For us, the major unresolved second guessing about the BEIP from an ethical standpoint concerns whether the study should have attempted an intervention on the institution side. Comparing foster care to enhanced institutional care was not the question posed to us by the Romanian government officials originally, however, nor was it the question most relevant from a Romanian policy perspective. Nevertheless, comparing our model of foster care to some form of enhanced institutional care would have likely reduced the ethical concerns about studying “business as usual” institutional care, an intervention for young children in which the investigators had little confidence.
Let’s dissect this passage. First, the authors admit that they did not have autonomy as scientists to design the study as they saw fit. They themselves have “unresolved second guessing” about the orphanage arm of the study suggesting that they were not in a state of equipoise about at least one arm of the study, notwithstanding their appeal to ethics experts. Ignoring their intuitions about “an intervention for young children in which” they “had little confidence” led to a perpetuation of harm and blunted a clear duty to rescue children from the squalor of the orphanages and at least bring that intervention up to standards of basic decency.
What they call this “enhanced institutional care” is a euphemism for conditions brought up to civilized standards. Only by using those improved institutional conditions in their intervention would the researchers have overcome what might be viewed as “deliberate indifference” by the children’s institutional keepers, borrowing the phrase from the U.S. Supreme Court’s decision in Estelle v. Gamble, which established the rights of prisoners to medical care. The Court held, “Deliberate indifference by prison personnel to a prisoner’s serious illness or injury constitutes cruel and unusual punishment contravening the Eighth Amendment.”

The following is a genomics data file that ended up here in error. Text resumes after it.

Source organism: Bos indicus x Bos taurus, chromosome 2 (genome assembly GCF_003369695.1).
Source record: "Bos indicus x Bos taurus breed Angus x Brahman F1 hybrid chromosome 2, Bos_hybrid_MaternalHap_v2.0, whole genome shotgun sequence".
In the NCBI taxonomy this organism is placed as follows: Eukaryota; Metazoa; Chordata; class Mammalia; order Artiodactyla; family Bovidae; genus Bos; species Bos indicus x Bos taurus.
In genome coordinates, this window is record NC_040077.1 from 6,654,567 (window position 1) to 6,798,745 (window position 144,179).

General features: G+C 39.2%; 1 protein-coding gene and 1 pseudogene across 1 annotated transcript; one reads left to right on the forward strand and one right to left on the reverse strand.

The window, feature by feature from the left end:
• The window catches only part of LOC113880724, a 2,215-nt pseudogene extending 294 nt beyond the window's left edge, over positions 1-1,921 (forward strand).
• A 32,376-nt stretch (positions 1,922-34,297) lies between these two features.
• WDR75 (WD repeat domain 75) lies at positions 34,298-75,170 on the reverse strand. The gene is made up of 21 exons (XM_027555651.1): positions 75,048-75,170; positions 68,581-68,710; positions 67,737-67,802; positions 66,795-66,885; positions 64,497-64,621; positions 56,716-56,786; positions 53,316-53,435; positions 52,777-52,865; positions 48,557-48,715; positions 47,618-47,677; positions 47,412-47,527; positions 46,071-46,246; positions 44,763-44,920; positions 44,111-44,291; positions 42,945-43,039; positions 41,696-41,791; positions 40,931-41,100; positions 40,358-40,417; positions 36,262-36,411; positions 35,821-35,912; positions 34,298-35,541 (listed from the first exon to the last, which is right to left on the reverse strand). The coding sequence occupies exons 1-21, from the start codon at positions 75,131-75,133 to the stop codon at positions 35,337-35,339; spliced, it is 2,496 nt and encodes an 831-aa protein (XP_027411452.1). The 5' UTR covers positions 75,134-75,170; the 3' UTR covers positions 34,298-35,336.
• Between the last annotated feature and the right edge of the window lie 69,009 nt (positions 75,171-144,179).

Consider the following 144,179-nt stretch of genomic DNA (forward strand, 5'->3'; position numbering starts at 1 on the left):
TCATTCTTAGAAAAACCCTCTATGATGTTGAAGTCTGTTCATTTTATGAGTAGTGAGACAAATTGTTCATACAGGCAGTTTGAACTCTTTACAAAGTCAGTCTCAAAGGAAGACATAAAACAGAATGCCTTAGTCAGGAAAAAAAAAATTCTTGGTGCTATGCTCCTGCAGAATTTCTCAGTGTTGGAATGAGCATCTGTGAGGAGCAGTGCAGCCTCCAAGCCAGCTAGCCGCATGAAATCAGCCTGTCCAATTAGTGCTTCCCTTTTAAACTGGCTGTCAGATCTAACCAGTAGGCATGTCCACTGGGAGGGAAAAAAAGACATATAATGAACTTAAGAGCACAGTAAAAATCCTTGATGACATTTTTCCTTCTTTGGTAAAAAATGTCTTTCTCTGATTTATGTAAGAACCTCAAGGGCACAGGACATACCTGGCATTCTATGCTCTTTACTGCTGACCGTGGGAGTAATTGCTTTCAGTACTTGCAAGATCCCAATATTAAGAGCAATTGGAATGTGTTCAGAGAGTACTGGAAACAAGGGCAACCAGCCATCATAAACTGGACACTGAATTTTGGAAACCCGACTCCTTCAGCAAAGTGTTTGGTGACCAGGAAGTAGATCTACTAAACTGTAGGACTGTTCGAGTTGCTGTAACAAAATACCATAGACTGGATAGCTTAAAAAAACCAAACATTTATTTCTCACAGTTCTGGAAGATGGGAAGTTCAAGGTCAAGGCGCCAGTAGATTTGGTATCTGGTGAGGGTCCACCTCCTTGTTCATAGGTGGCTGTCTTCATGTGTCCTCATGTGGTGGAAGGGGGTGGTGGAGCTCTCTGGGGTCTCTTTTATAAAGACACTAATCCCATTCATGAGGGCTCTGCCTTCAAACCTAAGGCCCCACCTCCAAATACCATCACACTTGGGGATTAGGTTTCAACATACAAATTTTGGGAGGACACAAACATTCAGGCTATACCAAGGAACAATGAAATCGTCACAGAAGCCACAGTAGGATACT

It is not a stretch to draw an analogy between Romanian children in orphanages, captive to a government’s ideology and subjected to de minimis conditions, to prisoners incarcerated in a correctional facility. Both children and prisoners have requirements that must be met for the maintenance of health and both are wholly dependent upon authorities for these services. Indeed, the needs of children are greater because they require adults and trained personnel to identify medical conditions that may require care. Given this, the continued institutionalization of some children in the “control arm” perpetuates what, in the United States, would be an unconstitutional state of deliberate indifference, a potentially “cruel and unusual punishment” that American investigators, governing institutions, and philanthropies should have found inconsistent with our law and mores. This, too, argues for a duty to rescue the children, augmenting my previous appeal to Richardson’s work on ancillary care obligations.
But that wasn’t the case because the governing standards had gone off-shore. Romanian authorities dictated study design and the questions that could be asked. As the investigators noted, “Comparing foster care to enhanced institutional care was not the question posed to us by the Romanian government officials.” That was also not the relevant question “from a Romanian policy perspective.” This admission confirms that the BIEP investigators had lost control of their study and its moral compass, all with grave consequences.